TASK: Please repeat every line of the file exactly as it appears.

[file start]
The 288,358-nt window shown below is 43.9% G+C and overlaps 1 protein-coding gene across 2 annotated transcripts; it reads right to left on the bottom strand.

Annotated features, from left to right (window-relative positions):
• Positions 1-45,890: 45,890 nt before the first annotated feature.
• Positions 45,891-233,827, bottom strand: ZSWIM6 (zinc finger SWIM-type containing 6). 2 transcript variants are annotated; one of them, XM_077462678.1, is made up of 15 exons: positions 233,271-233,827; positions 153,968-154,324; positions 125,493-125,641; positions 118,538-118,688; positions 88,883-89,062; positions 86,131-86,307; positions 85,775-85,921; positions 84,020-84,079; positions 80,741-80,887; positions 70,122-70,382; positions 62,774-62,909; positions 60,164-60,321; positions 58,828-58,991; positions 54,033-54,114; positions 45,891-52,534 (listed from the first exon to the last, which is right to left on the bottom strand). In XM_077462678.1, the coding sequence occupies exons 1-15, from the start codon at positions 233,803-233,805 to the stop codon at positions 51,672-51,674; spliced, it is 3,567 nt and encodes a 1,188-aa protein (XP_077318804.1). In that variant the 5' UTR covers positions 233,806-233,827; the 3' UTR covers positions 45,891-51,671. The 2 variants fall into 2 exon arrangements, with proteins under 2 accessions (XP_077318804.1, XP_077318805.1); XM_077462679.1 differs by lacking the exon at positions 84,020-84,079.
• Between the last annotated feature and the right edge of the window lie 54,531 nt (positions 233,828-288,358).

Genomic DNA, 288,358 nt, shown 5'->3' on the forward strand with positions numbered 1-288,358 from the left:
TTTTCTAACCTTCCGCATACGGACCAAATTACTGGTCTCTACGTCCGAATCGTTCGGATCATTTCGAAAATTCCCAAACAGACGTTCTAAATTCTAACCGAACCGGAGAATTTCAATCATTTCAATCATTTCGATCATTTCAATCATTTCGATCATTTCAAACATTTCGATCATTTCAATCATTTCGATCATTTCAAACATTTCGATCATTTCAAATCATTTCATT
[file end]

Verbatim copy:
The 288,358-nt window shown below is 43.9% G+C and overlaps 1 protein-coding gene across 2 annotated transcripts; it reads right to left on the bottom strand.

Annotated features, from left to right (window-relative positions):
• Positions 1-45,890: 45,890 nt before the first annotated feature.
• Positions 45,891-233,827, bottom strand: ZSWIM6 (zinc finger SWIM-type containing 6). 2 transcript variants are annotated; one of them, XM_077462678.1, is made up of 15 exons: positions 233,271-233,827; positions 153,968-154,324; positions 125,493-125,641; positions 118,538-118,688; positions 88,883-89,062; positions 86,131-86,307; positions 85,775-85,921; positions 84,020-84,079; positions 80,741-80,887; positions 70,122-70,382; positions 62,774-62,909; positions 60,164-60,321; positions 58,828-58,991; positions 54,033-54,114; positions 45,891-52,534 (listed from the first exon to the last, which is right to left on the bottom strand). In XM_077462678.1, the coding sequence occupies exons 1-15, from the start codon at positions 233,803-233,805 to the stop codon at positions 51,672-51,674; spliced, it is 3,567 nt and encodes a 1,188-aa protein (XP_077318804.1). In that variant the 5' UTR covers positions 233,806-233,827; the 3' UTR covers positions 45,891-51,671. The 2 variants fall into 2 exon arrangements, with proteins under 2 accessions (XP_077318804.1, XP_077318805.1); XM_077462679.1 differs by lacking the exon at positions 84,020-84,079.
• Between the last annotated feature and the right edge of the window lie 54,531 nt (positions 233,828-288,358).

Genomic DNA, 288,358 nt, shown 5'->3' on the forward strand with positions numbered 1-288,358 from the left:
TTTTCTAACCTTCCGCATACGGACCAAATTACTGGTCTCTACGTCCGAATCGTTCGGATCATTTCGAAAATTCCCAAACAGACGTTCTAAATTCTAACCGAACCGGAGAATTTCAATCATTTCAATCATTTCGATCATTTCAATCATTTCGATCATTTCAAACATTTCGATCATTTCAATCATTTCGATCATTTCAAACATTTCGATCATTTCAAATCATTTCATT